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How to deal with multiple job offers

Posted on from Hays

Julie Waddicor, Director at Hays Human Resources, advises on what to do when you choosing between multiple job offers and counter offers.

Should I stay or should I go?

Finding and securing a new position takes time and effort. It can take months to research and interview with a new prospective employer before finally deciding to accept an offer. Deciding what to do when you are offered a counter offer or even multiple job offers can be an even more difficult process.

So how do you decide whether to stick with the devil you know or move on?

Weigh up all your options

First of all don’t let familiarity cloud your judgment. Change can be scary and starting a new job can cause feelings of risk, challenge, adventure, and possibly fear. It’s natural to have anxiety about leaving a comfortable position but don’t let this natural anxiety stop you taking a new job that is right for you.

Conversely don’t be afraid to ask yourself whether the new position is a positive step toward advancing your career or creating more fulfilment. Will it actually be better for you than your current position? Better means different things to different people - think about what is important to you. If your move has something to do with your finances, remember it is not just about the salary to think about look at other aspects of your compensation package. Also, consider vacation days, paid holidays and medical insurance costs. It may seem a long way away but it is also worth considering your retirement. Compare pension plans carefully as these factors can be worth hundreds of thousands of pounds over the life of a career.

Consider your career development

We are seeing more organisations come to the table with counter offers in a bid to retain talent. If you are given a counter offer is your current employer looking after your career interests or their business? Think about your reasons for wanting to leave in the first place - will this change? The research tells us that changes made as a result of a counter-offer rarely work as they tend to focus on the short term often using monetary rewards as a sticking plaster.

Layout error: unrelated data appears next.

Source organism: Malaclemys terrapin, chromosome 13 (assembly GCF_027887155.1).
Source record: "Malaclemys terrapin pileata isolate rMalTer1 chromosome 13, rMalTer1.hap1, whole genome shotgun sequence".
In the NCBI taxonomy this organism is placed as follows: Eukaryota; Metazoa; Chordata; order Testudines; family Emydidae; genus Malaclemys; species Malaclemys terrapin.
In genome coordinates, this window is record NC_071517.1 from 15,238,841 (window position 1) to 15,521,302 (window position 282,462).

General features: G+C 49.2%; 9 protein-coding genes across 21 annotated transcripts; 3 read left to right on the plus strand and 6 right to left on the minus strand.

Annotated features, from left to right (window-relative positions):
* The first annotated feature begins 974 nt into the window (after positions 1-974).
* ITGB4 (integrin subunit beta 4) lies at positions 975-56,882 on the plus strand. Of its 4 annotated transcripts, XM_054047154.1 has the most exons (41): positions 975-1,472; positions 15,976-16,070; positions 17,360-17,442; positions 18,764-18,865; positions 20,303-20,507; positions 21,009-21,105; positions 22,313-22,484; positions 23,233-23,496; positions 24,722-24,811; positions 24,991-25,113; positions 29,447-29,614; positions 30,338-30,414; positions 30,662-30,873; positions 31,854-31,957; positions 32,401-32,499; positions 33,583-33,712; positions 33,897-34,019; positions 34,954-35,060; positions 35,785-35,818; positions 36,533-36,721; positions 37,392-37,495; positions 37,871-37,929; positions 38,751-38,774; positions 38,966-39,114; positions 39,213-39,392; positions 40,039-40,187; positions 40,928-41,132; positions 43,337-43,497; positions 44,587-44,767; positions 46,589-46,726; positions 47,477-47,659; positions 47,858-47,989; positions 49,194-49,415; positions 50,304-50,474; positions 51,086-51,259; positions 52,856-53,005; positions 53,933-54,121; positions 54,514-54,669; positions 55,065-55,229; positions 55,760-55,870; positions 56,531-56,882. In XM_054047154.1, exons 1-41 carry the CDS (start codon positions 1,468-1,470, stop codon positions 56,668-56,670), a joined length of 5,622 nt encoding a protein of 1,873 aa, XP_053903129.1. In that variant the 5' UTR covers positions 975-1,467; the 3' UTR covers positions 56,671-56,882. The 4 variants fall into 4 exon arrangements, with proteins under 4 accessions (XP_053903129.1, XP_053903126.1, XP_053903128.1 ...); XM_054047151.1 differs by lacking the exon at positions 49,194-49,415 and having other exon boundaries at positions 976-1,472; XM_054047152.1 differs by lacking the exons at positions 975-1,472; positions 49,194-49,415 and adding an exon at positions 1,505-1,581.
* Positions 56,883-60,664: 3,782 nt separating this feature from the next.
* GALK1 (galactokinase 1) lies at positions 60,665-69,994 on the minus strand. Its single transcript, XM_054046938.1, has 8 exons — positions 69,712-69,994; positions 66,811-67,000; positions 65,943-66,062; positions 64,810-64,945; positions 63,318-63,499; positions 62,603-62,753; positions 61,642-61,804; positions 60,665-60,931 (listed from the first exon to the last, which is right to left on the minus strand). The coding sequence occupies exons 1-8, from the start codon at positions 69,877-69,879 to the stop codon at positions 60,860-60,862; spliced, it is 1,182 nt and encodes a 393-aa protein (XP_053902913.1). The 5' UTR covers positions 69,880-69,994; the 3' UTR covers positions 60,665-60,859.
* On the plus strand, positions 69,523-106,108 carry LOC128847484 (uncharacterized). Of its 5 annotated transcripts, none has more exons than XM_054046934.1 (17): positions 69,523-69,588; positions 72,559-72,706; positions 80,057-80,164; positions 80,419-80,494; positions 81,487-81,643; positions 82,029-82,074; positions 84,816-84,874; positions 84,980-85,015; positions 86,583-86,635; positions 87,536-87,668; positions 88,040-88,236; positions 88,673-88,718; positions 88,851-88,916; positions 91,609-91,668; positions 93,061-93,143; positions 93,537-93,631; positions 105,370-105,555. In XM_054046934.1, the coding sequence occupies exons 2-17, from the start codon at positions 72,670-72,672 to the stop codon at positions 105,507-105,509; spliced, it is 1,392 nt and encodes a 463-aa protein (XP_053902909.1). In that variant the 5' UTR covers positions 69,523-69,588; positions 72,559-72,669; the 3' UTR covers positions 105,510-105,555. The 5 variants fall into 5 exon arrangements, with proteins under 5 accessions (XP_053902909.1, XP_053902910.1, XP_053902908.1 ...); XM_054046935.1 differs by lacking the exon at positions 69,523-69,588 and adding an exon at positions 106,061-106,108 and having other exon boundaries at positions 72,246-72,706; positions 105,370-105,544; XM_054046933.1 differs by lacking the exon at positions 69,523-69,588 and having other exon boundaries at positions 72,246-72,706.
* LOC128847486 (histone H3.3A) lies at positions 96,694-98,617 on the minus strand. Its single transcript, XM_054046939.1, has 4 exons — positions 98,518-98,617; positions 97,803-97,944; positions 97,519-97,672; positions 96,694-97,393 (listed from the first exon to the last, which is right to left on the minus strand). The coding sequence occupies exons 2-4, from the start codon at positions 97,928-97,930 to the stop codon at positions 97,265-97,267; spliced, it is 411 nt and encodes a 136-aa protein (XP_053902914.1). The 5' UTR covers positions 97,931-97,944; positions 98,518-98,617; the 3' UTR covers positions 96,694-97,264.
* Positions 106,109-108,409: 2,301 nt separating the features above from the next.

There are a myriad of reasons why people consider new roles; money is very rarely the only thing. Your interests and career will always be secondary to your boss’s career and way down on the totem pole compared to the company’s profit or survival. When evaluating your current role or any new job role consider the opportunities for career development and organisational structure. What commitments will your new employers make to career advancement versus your current employer? Is there room to grow or will you get stuck quickly?

Remain professional throughout

When weighing up different roles, it is also worth looking at organisational fit. How will you get on with the rest of the team and is the working culture one you will function well within. It's difficult for even a star performer to function well if they are not happy with their working environment.

Finally when you have made up your mind, remember to be professional. Offer to help during the transition time, and then follow up with your best effort. Slacking off at a time when you are needed most will not endear you to your colleagues and you never know when you might need to tap into your network in the future.

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